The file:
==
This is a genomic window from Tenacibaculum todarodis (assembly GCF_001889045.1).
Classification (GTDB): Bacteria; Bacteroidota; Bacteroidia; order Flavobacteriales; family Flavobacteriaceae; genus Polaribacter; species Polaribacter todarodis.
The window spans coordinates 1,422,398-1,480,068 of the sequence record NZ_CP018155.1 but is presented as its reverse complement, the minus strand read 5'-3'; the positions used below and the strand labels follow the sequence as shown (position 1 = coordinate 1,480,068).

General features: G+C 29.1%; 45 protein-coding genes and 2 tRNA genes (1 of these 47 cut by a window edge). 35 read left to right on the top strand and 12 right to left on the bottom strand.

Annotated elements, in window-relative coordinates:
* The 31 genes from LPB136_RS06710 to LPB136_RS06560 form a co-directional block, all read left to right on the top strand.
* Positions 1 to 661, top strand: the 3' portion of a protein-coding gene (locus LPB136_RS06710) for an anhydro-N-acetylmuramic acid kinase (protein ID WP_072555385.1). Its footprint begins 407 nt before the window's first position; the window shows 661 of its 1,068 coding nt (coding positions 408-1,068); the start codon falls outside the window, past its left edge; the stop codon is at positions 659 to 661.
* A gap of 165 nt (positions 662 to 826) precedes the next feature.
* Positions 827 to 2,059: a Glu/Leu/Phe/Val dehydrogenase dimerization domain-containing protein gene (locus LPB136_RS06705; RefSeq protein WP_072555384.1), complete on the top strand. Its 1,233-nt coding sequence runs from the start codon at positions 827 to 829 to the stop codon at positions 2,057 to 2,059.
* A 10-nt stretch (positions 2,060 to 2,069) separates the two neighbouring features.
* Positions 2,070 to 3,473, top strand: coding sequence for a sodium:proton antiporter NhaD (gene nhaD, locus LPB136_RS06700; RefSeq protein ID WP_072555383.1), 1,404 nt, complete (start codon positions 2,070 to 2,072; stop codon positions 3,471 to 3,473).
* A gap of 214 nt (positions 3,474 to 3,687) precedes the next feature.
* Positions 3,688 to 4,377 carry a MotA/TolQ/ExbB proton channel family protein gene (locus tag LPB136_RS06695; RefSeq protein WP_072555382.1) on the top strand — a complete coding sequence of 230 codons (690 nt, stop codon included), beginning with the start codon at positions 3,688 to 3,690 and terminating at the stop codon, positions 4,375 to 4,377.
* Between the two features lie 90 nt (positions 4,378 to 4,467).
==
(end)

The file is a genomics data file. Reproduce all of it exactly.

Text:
This is a genomic window from Tenacibaculum todarodis (assembly GCF_001889045.1).
Classification (GTDB): Bacteria; Bacteroidota; Bacteroidia; order Flavobacteriales; family Flavobacteriaceae; genus Polaribacter; species Polaribacter todarodis.
The window spans coordinates 1,422,398-1,480,068 of the sequence record NZ_CP018155.1 but is presented as its reverse complement, the minus strand read 5'-3'; the positions used below and the strand labels follow the sequence as shown (position 1 = coordinate 1,480,068).

General features: G+C 29.1%; 45 protein-coding genes and 2 tRNA genes (1 of these 47 cut by a window edge). 35 read left to right on the top strand and 12 right to left on the bottom strand.

Annotated elements, in window-relative coordinates:
* The 31 genes from LPB136_RS06710 to LPB136_RS06560 form a co-directional block, all read left to right on the top strand.
* Positions 1 to 661, top strand: the 3' portion of a protein-coding gene (locus LPB136_RS06710) for an anhydro-N-acetylmuramic acid kinase (protein ID WP_072555385.1). Its footprint begins 407 nt before the window's first position; the window shows 661 of its 1,068 coding nt (coding positions 408-1,068); the start codon falls outside the window, past its left edge; the stop codon is at positions 659 to 661.
* A gap of 165 nt (positions 662 to 826) precedes the next feature.
* Positions 827 to 2,059: a Glu/Leu/Phe/Val dehydrogenase dimerization domain-containing protein gene (locus LPB136_RS06705; RefSeq protein WP_072555384.1), complete on the top strand. Its 1,233-nt coding sequence runs from the start codon at positions 827 to 829 to the stop codon at positions 2,057 to 2,059.
* A 10-nt stretch (positions 2,060 to 2,069) separates the two neighbouring features.
* Positions 2,070 to 3,473, top strand: coding sequence for a sodium:proton antiporter NhaD (gene nhaD, locus LPB136_RS06700; RefSeq protein ID WP_072555383.1), 1,404 nt, complete (start codon positions 2,070 to 2,072; stop codon positions 3,471 to 3,473).
* A gap of 214 nt (positions 3,474 to 3,687) precedes the next feature.
* Positions 3,688 to 4,377 carry a MotA/TolQ/ExbB proton channel family protein gene (locus tag LPB136_RS06695; RefSeq protein WP_072555382.1) on the top strand — a complete coding sequence of 230 codons (690 nt, stop codon included), beginning with the start codon at positions 3,688 to 3,690 and terminating at the stop codon, positions 4,375 to 4,377.
* Between the two features lie 90 nt (positions 4,378 to 4,467).